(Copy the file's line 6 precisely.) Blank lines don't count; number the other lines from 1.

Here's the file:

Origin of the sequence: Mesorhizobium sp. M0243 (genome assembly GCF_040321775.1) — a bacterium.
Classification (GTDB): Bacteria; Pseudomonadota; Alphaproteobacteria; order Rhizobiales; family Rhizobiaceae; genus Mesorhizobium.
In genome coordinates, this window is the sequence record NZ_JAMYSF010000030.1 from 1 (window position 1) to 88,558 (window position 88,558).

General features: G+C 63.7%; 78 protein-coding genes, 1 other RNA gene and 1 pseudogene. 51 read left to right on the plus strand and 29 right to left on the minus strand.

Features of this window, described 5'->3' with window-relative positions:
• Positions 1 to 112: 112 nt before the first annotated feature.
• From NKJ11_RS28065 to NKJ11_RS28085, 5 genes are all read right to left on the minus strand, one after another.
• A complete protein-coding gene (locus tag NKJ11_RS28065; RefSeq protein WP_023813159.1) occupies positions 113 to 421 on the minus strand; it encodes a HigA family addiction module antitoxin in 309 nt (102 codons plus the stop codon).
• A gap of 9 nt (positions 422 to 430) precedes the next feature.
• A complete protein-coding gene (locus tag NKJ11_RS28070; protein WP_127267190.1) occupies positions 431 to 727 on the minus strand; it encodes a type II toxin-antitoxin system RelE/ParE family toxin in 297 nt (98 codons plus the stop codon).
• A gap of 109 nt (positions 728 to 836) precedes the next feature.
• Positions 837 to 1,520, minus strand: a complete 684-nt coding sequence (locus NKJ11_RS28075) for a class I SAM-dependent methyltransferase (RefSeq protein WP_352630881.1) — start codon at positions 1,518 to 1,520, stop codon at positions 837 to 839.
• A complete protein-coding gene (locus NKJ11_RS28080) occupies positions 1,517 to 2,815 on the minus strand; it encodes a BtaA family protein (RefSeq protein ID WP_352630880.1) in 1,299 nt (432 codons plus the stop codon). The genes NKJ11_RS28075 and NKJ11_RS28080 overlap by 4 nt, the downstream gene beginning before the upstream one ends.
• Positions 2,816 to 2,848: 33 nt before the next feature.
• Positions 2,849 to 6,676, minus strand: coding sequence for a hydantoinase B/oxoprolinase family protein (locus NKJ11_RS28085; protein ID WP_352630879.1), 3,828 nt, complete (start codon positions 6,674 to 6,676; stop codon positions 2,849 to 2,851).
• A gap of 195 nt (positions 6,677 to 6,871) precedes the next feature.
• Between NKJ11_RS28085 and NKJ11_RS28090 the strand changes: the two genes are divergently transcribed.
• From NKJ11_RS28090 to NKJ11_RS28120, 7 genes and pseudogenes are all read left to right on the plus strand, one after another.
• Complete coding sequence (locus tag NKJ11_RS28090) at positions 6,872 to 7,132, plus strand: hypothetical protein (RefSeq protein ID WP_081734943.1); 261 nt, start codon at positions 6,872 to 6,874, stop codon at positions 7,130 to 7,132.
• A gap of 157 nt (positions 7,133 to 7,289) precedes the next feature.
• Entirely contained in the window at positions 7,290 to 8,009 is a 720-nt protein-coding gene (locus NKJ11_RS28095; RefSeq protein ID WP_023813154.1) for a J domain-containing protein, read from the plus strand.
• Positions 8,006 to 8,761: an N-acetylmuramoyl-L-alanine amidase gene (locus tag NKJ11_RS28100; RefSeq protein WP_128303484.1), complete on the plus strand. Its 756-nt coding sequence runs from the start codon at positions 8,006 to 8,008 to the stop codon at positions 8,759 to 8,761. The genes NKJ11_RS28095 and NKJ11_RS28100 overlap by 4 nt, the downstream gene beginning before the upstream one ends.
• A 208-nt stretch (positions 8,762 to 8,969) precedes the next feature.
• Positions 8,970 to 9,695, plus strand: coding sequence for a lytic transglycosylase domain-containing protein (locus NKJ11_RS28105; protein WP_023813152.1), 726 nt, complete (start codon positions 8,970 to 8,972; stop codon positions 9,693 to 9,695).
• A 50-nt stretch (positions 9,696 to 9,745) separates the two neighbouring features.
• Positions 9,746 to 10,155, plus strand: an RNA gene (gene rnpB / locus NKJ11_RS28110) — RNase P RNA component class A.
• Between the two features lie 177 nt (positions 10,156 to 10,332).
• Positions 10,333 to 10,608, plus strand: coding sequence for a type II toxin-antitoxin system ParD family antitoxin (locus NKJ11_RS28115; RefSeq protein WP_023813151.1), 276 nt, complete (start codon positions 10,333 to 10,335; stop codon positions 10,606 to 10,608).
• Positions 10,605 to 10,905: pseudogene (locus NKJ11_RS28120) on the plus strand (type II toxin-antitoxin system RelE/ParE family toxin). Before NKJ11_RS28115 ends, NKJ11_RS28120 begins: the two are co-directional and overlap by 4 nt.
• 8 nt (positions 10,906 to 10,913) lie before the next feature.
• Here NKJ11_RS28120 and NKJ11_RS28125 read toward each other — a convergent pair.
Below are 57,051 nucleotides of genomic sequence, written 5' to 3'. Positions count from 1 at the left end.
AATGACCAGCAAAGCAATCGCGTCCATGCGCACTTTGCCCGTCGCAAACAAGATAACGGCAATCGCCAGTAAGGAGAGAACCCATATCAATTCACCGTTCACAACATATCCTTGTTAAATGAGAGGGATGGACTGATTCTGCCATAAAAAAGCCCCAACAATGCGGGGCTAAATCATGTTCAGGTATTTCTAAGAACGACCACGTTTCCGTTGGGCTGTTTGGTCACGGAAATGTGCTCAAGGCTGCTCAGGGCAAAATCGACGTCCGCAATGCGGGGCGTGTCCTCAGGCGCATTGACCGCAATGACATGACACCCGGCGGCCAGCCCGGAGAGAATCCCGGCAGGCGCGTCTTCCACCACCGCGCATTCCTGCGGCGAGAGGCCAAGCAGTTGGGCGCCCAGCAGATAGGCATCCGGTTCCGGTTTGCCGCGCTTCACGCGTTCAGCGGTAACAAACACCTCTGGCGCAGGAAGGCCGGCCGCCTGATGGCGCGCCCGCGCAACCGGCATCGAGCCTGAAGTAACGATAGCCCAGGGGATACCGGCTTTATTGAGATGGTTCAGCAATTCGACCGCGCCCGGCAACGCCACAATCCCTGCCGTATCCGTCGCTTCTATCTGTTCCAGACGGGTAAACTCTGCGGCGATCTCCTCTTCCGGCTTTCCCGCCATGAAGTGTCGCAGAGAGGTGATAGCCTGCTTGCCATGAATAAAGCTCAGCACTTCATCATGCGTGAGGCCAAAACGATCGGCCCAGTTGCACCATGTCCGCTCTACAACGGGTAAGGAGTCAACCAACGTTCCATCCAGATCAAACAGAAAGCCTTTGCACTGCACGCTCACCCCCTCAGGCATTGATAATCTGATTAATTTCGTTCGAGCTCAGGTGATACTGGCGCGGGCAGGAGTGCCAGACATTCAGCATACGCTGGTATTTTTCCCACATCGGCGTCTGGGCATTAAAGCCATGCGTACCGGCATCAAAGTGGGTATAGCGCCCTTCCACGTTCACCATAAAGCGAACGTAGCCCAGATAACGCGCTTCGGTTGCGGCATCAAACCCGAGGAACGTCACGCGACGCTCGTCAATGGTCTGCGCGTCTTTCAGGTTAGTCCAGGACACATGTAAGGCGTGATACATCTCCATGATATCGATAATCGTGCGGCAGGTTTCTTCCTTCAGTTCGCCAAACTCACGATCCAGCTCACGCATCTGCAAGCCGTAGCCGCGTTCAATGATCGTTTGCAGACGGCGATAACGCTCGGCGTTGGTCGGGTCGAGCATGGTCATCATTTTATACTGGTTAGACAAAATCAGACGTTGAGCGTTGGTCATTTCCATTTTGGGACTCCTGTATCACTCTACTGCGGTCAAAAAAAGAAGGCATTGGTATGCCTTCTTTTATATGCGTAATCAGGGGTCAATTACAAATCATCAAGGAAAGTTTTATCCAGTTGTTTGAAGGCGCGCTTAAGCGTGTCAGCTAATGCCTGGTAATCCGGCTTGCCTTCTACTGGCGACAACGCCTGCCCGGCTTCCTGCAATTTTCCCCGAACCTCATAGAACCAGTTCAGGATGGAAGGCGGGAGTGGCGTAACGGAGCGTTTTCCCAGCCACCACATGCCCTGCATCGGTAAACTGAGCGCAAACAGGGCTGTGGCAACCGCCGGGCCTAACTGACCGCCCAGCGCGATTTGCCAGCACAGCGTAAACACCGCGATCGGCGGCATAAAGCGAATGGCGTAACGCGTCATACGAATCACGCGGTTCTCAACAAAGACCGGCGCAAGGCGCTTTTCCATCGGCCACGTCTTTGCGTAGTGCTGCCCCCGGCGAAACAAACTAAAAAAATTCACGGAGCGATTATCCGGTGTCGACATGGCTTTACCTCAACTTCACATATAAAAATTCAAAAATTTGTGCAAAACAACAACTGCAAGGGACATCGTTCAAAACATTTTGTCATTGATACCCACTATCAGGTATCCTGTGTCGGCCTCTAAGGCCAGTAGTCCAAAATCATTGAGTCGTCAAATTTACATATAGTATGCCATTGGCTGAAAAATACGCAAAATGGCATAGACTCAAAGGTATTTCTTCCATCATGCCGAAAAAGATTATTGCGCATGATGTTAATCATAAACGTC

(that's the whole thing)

• Positions 1 to 112: 112 nt before the first annotated feature.